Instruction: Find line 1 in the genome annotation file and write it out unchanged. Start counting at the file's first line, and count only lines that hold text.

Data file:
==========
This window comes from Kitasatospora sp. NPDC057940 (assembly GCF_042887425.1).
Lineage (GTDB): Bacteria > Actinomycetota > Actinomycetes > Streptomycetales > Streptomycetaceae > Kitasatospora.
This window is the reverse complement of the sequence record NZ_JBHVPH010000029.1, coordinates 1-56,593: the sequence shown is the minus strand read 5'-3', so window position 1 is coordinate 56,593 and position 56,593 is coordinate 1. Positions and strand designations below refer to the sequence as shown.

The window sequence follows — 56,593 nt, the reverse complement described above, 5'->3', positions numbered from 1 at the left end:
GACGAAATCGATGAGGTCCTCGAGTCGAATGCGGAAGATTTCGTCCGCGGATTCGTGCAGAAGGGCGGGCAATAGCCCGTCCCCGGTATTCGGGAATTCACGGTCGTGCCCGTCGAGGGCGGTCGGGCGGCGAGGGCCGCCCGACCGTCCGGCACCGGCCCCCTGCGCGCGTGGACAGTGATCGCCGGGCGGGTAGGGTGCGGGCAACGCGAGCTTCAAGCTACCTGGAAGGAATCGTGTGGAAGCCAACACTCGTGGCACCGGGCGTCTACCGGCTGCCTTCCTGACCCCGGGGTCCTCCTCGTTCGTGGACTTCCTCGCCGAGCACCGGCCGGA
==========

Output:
This window comes from Kitasatospora sp. NPDC057940 (assembly GCF_042887425.1).